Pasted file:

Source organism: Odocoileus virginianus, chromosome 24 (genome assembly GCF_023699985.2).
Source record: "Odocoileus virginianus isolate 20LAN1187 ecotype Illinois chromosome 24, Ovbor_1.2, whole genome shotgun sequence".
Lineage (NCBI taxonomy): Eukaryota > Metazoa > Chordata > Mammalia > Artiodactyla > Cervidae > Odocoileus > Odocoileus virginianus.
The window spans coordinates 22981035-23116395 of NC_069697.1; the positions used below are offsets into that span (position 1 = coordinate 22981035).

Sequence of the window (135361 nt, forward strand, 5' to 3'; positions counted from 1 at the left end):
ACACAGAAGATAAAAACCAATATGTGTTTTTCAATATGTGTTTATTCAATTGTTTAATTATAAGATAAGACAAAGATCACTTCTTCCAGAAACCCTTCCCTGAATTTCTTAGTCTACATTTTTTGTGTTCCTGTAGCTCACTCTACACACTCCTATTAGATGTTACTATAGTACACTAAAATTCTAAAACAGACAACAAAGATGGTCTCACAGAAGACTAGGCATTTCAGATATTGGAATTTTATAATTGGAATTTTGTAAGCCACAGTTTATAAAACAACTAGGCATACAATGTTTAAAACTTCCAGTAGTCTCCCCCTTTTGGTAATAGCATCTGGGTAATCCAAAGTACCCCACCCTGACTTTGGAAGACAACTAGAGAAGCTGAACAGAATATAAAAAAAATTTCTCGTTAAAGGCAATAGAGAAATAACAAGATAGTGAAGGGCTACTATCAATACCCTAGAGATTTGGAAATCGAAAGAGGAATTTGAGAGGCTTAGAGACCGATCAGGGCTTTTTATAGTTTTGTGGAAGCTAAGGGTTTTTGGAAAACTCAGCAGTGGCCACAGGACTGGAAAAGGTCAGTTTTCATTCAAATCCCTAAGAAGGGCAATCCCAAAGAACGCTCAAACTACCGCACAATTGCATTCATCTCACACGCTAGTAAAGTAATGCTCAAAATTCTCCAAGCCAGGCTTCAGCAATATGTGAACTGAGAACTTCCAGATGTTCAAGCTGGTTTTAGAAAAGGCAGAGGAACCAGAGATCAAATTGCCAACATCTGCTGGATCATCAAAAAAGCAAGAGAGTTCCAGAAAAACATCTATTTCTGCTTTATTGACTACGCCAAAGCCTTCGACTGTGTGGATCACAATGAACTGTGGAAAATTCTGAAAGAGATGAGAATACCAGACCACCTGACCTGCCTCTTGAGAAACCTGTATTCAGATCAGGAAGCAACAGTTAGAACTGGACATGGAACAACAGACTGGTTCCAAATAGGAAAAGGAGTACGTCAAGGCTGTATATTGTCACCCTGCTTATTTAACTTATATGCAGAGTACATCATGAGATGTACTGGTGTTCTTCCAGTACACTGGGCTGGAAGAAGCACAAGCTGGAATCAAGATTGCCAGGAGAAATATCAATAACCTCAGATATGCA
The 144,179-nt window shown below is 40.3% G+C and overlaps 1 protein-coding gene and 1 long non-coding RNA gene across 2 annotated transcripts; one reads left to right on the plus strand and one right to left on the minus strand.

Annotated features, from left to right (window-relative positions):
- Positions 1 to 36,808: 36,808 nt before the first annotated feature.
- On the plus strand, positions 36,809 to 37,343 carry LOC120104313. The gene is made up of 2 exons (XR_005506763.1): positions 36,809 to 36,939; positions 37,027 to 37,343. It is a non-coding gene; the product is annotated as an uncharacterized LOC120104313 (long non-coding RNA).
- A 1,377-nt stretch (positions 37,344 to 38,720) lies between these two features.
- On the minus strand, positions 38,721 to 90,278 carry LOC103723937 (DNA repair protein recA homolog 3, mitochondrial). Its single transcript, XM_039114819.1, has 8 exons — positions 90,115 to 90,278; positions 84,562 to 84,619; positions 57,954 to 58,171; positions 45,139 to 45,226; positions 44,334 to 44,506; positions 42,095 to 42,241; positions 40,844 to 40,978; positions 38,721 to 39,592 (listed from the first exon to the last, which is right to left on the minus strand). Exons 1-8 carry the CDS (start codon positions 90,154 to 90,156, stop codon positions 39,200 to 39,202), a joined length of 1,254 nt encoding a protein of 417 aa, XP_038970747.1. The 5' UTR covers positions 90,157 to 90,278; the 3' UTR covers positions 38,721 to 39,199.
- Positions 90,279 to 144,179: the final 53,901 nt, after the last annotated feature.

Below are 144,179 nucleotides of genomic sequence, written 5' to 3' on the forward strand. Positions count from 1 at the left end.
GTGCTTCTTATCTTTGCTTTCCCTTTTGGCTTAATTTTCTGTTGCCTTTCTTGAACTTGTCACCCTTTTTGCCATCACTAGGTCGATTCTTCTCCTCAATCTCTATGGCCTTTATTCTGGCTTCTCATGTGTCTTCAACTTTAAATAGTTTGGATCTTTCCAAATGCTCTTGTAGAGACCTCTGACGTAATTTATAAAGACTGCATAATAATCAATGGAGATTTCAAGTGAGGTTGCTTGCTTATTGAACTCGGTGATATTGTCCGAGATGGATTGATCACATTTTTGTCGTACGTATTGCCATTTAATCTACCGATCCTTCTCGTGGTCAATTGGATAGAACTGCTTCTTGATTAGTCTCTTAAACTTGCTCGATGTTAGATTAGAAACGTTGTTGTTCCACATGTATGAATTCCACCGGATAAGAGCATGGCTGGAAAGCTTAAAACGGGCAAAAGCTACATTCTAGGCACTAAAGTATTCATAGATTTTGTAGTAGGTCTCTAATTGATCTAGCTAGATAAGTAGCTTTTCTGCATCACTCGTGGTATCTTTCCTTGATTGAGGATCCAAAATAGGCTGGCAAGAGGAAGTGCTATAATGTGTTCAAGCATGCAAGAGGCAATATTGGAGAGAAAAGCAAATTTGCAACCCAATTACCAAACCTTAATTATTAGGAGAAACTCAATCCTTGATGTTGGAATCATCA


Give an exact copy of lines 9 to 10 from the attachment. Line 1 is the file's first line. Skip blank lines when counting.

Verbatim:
- Positions 1 to 36,808: 36,808 nt before the first annotated feature.
- On the plus strand, positions 36,809 to 37,343 carry LOC120104313. The gene is made up of 2 exons (XR_005506763.1): positions 36,809 to 36,939; positions 37,027 to 37,343. It is a non-coding gene; the product is annotated as an uncharacterized LOC120104313 (long non-coding RNA).